Updated November 20, 2023 - 7:07 pm
COLORADO SPRINGS, Colo.
Champions are resilient.
They rally when down.
They don’t wave a white flag.
UNLV football right now is inching ever so close to claiming itself such a title.
It won again. And it was far from easy. But what a victory. What a comeback.
This is the kind of magical season UNLV has created under first-year coach Barry Odom, the latest win a 31-27 final against Air Force on Saturday in the altitude of Falcon Stadium.
Perhaps the most impressive thing Odom has done since arriving this year — and there are countless examples — is instill a level of belief in these Rebels not seen from the program in years.
The sort that pulls you through when down 13 at halftime on the road.
The sort that leads to a goal-to-go defensive stand in the final seconds.
“Those are tough kids, overcoming adversity, overcoming penalties, just staying in the arena, as we’ve talked about,” Odom said. “Let’s go play 60 minutes. This was a really great testament to that by everybody in the organization. So happy for our guys.”
San Jose State next
They just exude confidence. Even when things aren’t going well — and there were several instances of that Saturday — you never get the feeling they won’t score when needed or won’t defend when needed or won’t make a special teams play when needed. They did it all here.
So now they have one more regular-season game — against San Jose State at home next Saturday — to try and clinch a spot in the conference championship. A win would assure UNLV hosts that moment.
The biggest game in program history for a second straight week?
UNLV could have folded in the second quarter. Air Force got its run game going and was gashing the Rebels up and down the field, eventually posting a 24-7 advantage.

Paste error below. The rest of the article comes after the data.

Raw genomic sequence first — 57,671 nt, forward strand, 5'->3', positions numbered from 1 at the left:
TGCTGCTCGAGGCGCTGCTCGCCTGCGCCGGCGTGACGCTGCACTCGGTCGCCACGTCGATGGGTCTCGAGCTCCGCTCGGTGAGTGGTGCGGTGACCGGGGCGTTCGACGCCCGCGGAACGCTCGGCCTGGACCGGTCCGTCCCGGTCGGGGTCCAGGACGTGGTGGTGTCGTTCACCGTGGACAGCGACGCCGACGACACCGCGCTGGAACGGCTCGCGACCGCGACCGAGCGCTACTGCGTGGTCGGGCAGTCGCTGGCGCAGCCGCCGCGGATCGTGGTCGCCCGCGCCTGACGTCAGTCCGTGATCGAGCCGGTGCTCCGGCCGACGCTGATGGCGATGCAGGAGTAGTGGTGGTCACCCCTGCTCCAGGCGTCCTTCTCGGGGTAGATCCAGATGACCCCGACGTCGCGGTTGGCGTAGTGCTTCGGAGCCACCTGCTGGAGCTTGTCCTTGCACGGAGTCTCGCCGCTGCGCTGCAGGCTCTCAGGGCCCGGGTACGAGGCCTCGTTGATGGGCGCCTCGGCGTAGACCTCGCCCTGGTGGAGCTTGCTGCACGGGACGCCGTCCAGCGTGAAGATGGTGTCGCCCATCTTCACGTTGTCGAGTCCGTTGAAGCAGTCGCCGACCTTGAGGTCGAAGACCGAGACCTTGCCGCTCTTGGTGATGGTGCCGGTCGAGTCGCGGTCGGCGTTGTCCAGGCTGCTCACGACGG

But that’s not Odom and his players. A score before halftime gave the Rebels life, and a different team emerged following intermission. One that found itself on defense. One that refused to continue getting run over.
All it did was shut the Falcons out over the final 30 minutes.
“We knew if they got another score, the way the ball control was going, we were going to be in a tough spot,” Odom said. “You have to think about getting a stop on the next play and moving on to the next one.”
Nine wins. Think about that. It’s one thing to be bowl eligible for the first time since 2013, but to have this kind of season in a coach’s first year is beyond comprehension for a program that has lost so much for so long.
It was far from perfect Saturday. The Rebels were penalized 10 times for 120 yards. They turned it over twice. They allowed 344 yards rushing. They needed that goal-to-go stand to escape.
But perfection doesn’t show up in these types of games. Grit does. Toughness does. Poise on the most important of snaps does. Making the play when needed most does. Odom has brought such an attitude to UNLV football.
His team did a lot of right and a lot of wrong Saturday but refused to lose in the end. It was a memorable finish, Air Force’s last opportunity being a pass from the 8-yard line into the end zone that fell incomplete.
And how a team from Las Vegas celebrated once it did.
“Now we have another opportunity next week to stay where we are,” Odom said. “This was a great win, but within 30 minutes we have to move past it and move on, because now the opportunity is bigger.
“It’s what we have talked about all year — try and get better each week. And how exciting to be able to be in Vegas and in Allegiant. I know our kids will prepare really well. I know San Jose is a terrific team.”
He has one as well.
Champions are resilient.
UNLV is oh-so-close to becoming one.
Ed Graney, a Sigma Delta Chi Award winner for sports column writing, can be reached at firstname.lastname@example.org. He can be heard on “The Press Box,” ESPN Radio 100.9 FM and 1100 AM, from 7 to 10 a.m. Monday through Friday. Follow @edgraney on X.